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All Agile Stand-up Meetings Must...

Why even have a stand-up meeting? From my perspective, the daily stand-up is an alignment meeting. The desired outcomes are: 1. Shared high-level understanding of the overall plan/progress 2. Shared understanding of the near term work 3. Alignment on how we can best collaborate right now


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Doc Norton

a year ago | 2 min read

Ever been in that conversation? You, know, the one where somebody has the perfect formula for all agile stand-up meetings? The one true way that works universally and should be applied everywhere; all the time?

Me too. Countless times.

Why even have a stand-up meeting?

From my perspective, the daily stand-up is an alignment meeting. The desired outcomes are:

  • Shared high-level understanding of the overall plan/progress
  • Shared understanding of the near term work
  • Alignment on how we can best collaborate right now

WHAT SHOULD BE THE RULES?

Any “rules” you have around the structure, timing, or content of the stand-up need to exist to serve your team in your context toward these desired outcomes. Allow these “rules” to change when they are not serving you well and enforce the rules pragmatically so that you can continue to leave room to sense what is in the space.

For many, they believe a good stand-up is short in duration, focuses on three specific questions, and eschews deep-dives.

Meh.

MAKE YOUR OWN RULES

What does your team need? How do you ensure those needs are being met? How do you enforce your structure?

Sense what is present

If you have a rule that says “No deep-dives”, are you squelching a signal in the system? Do you cut off deep-dives and tell people to take it “off-line”? Have you created a system for taking things off-line? Do people agree on when and where and how that happens? Rather than “No deep-dives.”, would you be better served by, “When a deep-dive happens, anyone can call for a deferment. Deferment review happens at the end of stand-up.”?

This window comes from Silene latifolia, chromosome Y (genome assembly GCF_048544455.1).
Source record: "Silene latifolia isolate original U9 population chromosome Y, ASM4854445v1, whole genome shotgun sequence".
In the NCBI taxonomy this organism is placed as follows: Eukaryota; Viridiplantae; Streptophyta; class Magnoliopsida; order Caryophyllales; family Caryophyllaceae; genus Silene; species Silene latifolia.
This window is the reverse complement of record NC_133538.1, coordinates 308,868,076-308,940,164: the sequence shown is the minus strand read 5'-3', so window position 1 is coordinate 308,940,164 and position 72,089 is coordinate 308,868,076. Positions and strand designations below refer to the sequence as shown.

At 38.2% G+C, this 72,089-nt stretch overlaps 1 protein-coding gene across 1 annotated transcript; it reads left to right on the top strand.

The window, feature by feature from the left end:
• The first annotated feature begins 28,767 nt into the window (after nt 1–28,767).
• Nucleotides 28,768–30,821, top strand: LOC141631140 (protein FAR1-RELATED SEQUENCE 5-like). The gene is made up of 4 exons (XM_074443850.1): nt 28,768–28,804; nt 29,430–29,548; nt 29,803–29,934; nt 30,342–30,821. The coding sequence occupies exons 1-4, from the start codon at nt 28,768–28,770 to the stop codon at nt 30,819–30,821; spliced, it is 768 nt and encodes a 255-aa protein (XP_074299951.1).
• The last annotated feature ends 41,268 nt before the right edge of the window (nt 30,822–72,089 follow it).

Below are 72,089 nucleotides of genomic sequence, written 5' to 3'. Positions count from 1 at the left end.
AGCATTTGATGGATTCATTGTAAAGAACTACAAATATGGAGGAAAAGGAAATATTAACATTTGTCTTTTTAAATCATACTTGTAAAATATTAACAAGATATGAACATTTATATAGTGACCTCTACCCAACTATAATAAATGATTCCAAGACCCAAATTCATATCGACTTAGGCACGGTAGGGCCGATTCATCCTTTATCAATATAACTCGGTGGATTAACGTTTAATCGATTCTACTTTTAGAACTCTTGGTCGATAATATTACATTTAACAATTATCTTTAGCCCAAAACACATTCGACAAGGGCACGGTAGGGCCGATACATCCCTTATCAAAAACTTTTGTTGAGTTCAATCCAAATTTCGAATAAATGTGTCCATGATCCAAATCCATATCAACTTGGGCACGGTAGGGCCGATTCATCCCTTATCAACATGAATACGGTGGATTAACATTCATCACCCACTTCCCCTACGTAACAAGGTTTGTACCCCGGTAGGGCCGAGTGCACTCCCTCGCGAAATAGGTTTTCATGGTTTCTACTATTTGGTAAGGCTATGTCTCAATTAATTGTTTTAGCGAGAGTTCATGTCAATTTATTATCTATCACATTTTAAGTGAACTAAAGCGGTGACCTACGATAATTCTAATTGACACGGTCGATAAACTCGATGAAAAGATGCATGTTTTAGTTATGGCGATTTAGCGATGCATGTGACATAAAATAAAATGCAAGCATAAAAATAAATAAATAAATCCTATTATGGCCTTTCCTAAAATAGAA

Maybe the deep dive is important to the entire team and it is fine to continue. Nobody calls for deferment. Maybe there are members who would rather opt out. They can call for deferment. This way, the team gets to decide for the given situation. Not the manager or the scrum master or the product/project/team/snack-drawer owner.

That people are digging into details is a signal that there is a need. Be careful not to create or enforce rules in such a way that the signal gets squelched.

Optimize for alignment

If you have a rule that says, “We always answer these three questions”, are you sure that you are optimizing for the exchange of valuable information?

Could you walk the board and review the cards that have been updated or worked on since the last meeting? Would that improve the shared understanding?

Could you use different or additional questions that address specific concerns in your context? Such as, “how is static analysis trending”, “should we rotate pair membership”, or “what have we learned”.

Your mileage may vary

I don’t know what is going to be best for your team. Think about the outcomes you want to achieve from the session and adjust and adapt to fit your need. Start with a structure that seems like it might work. Borrow from others. But adjust as needed.


Above all - Do not sacrifice valuable collaboration at the altar of a calcified stand-up format.

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Created by

Doc Norton

CEO of OnBelay Consulting

Coach, mentor, writer, and speaker. Author of "Escape Velocity". https://www.docondev.com/escape-velocity


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